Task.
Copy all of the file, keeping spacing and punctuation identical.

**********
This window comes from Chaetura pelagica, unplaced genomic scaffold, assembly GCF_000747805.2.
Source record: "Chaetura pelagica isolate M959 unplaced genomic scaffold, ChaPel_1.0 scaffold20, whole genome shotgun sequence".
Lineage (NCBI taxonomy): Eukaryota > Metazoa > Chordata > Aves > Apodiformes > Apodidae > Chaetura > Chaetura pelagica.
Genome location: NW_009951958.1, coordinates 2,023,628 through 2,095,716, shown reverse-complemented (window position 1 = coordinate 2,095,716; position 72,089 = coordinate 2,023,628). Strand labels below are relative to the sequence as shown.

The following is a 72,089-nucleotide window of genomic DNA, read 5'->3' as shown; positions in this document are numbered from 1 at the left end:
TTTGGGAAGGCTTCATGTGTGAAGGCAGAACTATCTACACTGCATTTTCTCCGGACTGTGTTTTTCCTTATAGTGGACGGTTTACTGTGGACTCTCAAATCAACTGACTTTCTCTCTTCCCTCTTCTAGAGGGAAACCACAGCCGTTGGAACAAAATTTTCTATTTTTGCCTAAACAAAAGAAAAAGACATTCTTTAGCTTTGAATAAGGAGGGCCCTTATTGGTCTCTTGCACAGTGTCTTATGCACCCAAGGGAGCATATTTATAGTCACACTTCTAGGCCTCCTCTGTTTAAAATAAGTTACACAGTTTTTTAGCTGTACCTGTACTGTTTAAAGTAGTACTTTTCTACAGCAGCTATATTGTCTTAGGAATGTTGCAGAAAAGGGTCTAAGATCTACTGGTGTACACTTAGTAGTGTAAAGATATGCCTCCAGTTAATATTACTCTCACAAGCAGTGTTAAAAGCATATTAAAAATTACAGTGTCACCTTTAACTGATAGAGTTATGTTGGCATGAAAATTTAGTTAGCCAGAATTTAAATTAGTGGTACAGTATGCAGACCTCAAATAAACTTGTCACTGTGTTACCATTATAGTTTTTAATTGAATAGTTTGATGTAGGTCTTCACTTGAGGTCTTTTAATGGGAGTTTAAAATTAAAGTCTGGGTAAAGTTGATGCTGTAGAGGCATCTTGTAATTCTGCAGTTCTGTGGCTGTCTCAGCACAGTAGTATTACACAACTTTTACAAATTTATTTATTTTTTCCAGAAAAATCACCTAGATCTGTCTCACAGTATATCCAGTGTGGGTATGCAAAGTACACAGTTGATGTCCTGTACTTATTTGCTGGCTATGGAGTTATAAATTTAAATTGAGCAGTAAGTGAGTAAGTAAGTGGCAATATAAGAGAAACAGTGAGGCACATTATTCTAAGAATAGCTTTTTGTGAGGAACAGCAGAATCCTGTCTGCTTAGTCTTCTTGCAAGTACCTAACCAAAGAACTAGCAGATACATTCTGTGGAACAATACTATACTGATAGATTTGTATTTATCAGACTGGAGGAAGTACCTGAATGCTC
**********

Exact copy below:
This window comes from Chaetura pelagica, unplaced genomic scaffold, assembly GCF_000747805.2.
Source record: "Chaetura pelagica isolate M959 unplaced genomic scaffold, ChaPel_1.0 scaffold20, whole genome shotgun sequence".
Lineage (NCBI taxonomy): Eukaryota > Metazoa > Chordata > Aves > Apodiformes > Apodidae > Chaetura > Chaetura pelagica.
Genome location: NW_009951958.1, coordinates 2,023,628 through 2,095,716, shown reverse-complemented (window position 1 = coordinate 2,095,716; position 72,089 = coordinate 2,023,628). Strand labels below are relative to the sequence as shown.

The following is a 72,089-nucleotide window of genomic DNA, read 5'->3' as shown; positions in this document are numbered from 1 at the left end:
TTTGGGAAGGCTTCATGTGTGAAGGCAGAACTATCTACACTGCATTTTCTCCGGACTGTGTTTTTCCTTATAGTGGACGGTTTACTGTGGACTCTCAAATCAACTGACTTTCTCTCTTCCCTCTTCTAGAGGGAAACCACAGCCGTTGGAACAAAATTTTCTATTTTTGCCTAAACAAAAGAAAAAGACATTCTTTAGCTTTGAATAAGGAGGGCCCTTATTGGTCTCTTGCACAGTGTCTTATGCACCCAAGGGAGCATATTTATAGTCACACTTCTAGGCCTCCTCTGTTTAAAATAAGTTACACAGTTTTTTAGCTGTACCTGTACTGTTTAAAGTAGTACTTTTCTACAGCAGCTATATTGTCTTAGGAATGTTGCAGAAAAGGGTCTAAGATCTACTGGTGTACACTTAGTAGTGTAAAGATATGCCTCCAGTTAATATTACTCTCACAAGCAGTGTTAAAAGCATATTAAAAATTACAGTGTCACCTTTAACTGATAGAGTTATGTTGGCATGAAAATTTAGTTAGCCAGAATTTAAATTAGTGGTACAGTATGCAGACCTCAAATAAACTTGTCACTGTGTTACCATTATAGTTTTTAATTGAATAGTTTGATGTAGGTCTTCACTTGAGGTCTTTTAATGGGAGTTTAAAATTAAAGTCTGGGTAAAGTTGATGCTGTAGAGGCATCTTGTAATTCTGCAGTTCTGTGGCTGTCTCAGCACAGTAGTATTACACAACTTTTACAAATTTATTTATTTTTTCCAGAAAAATCACCTAGATCTGTCTCACAGTATATCCAGTGTGGGTATGCAAAGTACACAGTTGATGTCCTGTACTTATTTGCTGGCTATGGAGTTATAAATTTAAATTGAGCAGTAAGTGAGTAAGTAAGTGGCAATATAAGAGAAACAGTGAGGCACATTATTCTAAGAATAGCTTTTTGTGAGGAACAGCAGAATCCTGTCTGCTTAGTCTTCTTGCAAGTACCTAACCAAAGAACTAGCAGATACATTCTGTGGAACAATACTATACTGATAGATTTGTATTTATCAGACTGGAGGAAGTACCTGAATGCTC